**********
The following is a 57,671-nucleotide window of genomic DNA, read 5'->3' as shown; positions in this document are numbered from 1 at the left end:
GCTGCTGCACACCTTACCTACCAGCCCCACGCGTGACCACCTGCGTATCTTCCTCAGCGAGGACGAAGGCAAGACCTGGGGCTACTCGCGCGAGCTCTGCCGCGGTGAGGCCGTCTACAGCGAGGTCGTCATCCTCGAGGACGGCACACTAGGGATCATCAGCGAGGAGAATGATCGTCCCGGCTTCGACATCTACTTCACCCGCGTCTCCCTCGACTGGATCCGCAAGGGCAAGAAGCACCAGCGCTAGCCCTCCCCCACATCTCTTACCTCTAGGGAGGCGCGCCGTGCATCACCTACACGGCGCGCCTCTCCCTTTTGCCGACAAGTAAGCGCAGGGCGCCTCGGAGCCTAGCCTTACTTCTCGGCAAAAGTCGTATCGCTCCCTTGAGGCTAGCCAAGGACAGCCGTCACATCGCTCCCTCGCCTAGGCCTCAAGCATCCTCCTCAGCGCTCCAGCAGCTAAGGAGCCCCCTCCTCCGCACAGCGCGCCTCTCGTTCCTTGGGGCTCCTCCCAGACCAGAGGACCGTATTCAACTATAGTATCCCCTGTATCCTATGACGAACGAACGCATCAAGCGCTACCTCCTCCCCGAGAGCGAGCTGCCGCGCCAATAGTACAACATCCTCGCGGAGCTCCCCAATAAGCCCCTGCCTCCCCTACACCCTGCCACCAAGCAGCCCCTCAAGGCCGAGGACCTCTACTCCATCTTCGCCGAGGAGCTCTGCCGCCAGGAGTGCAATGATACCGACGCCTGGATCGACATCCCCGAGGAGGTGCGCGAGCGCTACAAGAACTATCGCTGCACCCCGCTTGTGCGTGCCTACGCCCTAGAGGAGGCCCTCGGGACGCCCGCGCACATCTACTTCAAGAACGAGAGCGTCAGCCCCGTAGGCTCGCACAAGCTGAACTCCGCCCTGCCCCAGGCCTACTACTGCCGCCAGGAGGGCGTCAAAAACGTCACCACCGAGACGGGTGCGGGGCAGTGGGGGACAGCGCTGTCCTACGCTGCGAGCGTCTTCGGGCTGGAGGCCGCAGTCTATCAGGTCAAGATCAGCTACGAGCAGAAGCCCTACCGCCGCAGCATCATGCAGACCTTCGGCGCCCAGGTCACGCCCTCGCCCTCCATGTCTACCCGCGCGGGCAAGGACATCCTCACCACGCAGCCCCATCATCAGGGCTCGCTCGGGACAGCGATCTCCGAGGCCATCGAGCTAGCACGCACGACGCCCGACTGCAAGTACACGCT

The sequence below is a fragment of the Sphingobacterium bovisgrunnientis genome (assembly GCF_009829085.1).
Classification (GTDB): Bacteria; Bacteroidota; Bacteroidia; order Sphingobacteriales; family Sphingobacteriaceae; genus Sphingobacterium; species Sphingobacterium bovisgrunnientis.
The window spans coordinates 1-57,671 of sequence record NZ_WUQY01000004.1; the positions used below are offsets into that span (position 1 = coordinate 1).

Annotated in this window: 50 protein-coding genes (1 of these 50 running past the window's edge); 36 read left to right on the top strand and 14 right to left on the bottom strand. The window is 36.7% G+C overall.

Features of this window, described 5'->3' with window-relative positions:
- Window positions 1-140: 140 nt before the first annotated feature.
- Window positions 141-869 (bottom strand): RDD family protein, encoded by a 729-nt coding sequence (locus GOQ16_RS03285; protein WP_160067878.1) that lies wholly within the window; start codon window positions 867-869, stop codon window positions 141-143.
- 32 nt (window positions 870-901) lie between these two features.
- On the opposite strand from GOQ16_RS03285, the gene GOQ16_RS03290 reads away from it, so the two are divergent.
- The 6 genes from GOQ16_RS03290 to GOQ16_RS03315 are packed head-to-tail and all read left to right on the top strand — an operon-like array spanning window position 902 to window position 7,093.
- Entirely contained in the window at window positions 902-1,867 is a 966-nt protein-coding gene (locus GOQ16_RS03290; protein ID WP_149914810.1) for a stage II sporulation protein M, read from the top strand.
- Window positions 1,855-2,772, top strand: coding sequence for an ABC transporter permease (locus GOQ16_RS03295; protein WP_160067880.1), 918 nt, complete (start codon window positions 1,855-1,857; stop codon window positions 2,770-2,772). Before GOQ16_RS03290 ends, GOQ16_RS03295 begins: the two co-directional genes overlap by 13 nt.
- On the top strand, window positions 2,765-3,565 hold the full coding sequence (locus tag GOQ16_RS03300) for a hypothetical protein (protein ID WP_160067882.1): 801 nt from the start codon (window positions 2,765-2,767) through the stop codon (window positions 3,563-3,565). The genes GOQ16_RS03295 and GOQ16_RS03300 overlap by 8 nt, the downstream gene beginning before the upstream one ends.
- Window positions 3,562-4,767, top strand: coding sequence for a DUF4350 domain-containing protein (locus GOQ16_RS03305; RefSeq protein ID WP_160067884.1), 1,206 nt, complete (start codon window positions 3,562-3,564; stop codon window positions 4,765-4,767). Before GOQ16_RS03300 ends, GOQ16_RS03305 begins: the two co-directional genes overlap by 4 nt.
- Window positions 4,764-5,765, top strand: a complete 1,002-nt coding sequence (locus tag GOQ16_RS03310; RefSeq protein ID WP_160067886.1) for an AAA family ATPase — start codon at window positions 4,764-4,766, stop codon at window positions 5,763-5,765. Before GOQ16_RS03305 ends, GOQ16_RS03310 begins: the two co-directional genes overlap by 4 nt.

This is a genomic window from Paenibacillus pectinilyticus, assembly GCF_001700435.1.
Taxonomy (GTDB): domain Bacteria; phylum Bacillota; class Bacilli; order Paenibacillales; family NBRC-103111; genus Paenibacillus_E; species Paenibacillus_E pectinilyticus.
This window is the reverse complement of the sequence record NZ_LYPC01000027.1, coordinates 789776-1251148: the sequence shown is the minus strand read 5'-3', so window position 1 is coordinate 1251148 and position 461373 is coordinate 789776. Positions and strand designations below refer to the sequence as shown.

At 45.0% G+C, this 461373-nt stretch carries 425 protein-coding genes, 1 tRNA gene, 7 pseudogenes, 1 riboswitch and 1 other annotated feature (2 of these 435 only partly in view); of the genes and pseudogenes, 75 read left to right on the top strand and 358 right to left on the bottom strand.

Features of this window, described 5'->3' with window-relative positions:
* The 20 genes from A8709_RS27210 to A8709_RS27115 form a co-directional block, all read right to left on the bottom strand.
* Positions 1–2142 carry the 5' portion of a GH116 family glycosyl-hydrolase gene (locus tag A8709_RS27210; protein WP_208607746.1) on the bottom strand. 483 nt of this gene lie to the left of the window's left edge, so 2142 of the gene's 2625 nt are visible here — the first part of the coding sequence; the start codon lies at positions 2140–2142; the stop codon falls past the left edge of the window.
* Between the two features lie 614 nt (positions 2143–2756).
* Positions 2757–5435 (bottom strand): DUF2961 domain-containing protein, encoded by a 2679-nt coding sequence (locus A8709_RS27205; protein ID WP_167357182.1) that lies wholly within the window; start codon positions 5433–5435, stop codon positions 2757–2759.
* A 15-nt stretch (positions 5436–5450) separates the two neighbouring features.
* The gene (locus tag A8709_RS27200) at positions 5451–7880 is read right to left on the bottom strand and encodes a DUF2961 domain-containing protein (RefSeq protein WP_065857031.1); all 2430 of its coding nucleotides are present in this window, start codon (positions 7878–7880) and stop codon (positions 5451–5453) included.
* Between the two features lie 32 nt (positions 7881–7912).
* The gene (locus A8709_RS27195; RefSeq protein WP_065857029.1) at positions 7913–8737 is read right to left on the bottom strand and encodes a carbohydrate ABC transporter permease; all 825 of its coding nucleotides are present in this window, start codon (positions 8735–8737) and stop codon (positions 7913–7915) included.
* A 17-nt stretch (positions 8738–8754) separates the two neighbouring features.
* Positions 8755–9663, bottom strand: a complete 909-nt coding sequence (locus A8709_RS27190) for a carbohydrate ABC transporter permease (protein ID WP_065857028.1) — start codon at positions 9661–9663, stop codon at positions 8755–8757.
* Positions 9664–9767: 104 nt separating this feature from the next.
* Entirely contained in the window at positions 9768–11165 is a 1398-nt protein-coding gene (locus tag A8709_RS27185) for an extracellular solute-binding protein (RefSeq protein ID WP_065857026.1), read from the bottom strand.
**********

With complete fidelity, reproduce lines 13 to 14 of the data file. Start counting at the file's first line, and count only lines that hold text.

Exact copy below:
- Entirely contained in the window at window positions 902-1,867 is a 966-nt protein-coding gene (locus GOQ16_RS03290; protein ID WP_149914810.1) for a stage II sporulation protein M, read from the top strand.
- Window positions 1,855-2,772, top strand: coding sequence for an ABC transporter permease (locus GOQ16_RS03295; protein WP_160067880.1), 918 nt, complete (start codon window positions 1,855-1,857; stop codon window positions 2,770-2,772). Before GOQ16_RS03290 ends, GOQ16_RS03295 begins: the two co-directional genes overlap by 13 nt.